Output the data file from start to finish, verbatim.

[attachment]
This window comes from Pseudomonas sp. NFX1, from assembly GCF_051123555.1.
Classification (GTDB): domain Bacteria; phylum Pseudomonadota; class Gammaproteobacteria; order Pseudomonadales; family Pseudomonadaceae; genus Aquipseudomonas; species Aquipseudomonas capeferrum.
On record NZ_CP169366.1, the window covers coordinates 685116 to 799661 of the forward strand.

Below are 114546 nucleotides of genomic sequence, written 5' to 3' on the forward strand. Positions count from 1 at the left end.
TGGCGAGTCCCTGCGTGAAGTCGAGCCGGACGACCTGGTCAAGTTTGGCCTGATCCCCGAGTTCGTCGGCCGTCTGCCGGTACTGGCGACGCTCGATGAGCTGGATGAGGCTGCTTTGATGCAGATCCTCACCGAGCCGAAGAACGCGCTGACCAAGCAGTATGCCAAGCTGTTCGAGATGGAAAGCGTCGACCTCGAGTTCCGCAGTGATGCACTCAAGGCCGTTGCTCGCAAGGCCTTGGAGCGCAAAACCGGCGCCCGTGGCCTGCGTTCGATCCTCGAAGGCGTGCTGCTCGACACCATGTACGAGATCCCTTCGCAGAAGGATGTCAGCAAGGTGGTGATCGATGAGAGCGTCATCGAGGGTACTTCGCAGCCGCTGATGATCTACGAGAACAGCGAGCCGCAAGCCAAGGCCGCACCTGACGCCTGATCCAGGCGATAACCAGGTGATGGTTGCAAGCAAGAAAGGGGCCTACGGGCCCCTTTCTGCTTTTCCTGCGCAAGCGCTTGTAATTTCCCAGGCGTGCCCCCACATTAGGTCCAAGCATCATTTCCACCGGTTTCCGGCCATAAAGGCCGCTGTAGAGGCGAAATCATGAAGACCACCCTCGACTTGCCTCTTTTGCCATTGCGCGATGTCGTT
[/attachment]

This window comes from Pseudomonas sp. NFX1, from assembly GCF_051123555.1.
Classification (GTDB): domain Bacteria; phylum Pseudomonadota; class Gammaproteobacteria; order Pseudomonadales; family Pseudomonadaceae; genus Aquipseudomonas; species Aquipseudomonas capeferrum.
On record NZ_CP169366.1, the window covers coordinates 685116 to 799661 of the forward strand.

Below are 114546 nucleotides of genomic sequence, written 5' to 3' on the forward strand. Positions count from 1 at the left end.
TGGCGAGTCCCTGCGTGAAGTCGAGCCGGACGACCTGGTCAAGTTTGGCCTGATCCCCGAGTTCGTCGGCCGTCTGCCGGTACTGGCGACGCTCGATGAGCTGGATGAGGCTGCTTTGATGCAGATCCTCACCGAGCCGAAGAACGCGCTGACCAAGCAGTATGCCAAGCTGTTCGAGATGGAAAGCGTCGACCTCGAGTTCCGCAGTGATGCACTCAAGGCCGTTGCTCGCAAGGCCTTGGAGCGCAAAACCGGCGCCCGTGGCCTGCGTTCGATCCTCGAAGGCGTGCTGCTCGACACCATGTACGAGATCCCTTCGCAGAAGGATGTCAGCAAGGTGGTGATCGATGAGAGCGTCATCGAGGGTACTTCGCAGCCGCTGATGATCTACGAGAACAGCGAGCCGCAAGCCAAGGCCGCACCTGACGCCTGATCCAGGCGATAACCAGGTGATGGTTGCAAGCAAGAAAGGGGCCTACGGGCCCCTTTCTGCTTTTCCTGCGCAAGCGCTTGTAATTTCCCAGGCGTGCCCCCACATTAGGTCCAAGCATCATTTCCACCGGTTTCCGGCCATAAAGGCCGCTGTAGAGGCGAAATCATGAAGACCACCCTCGACTTGCCTCTTTTGCCATTGCGCGATGTCGTT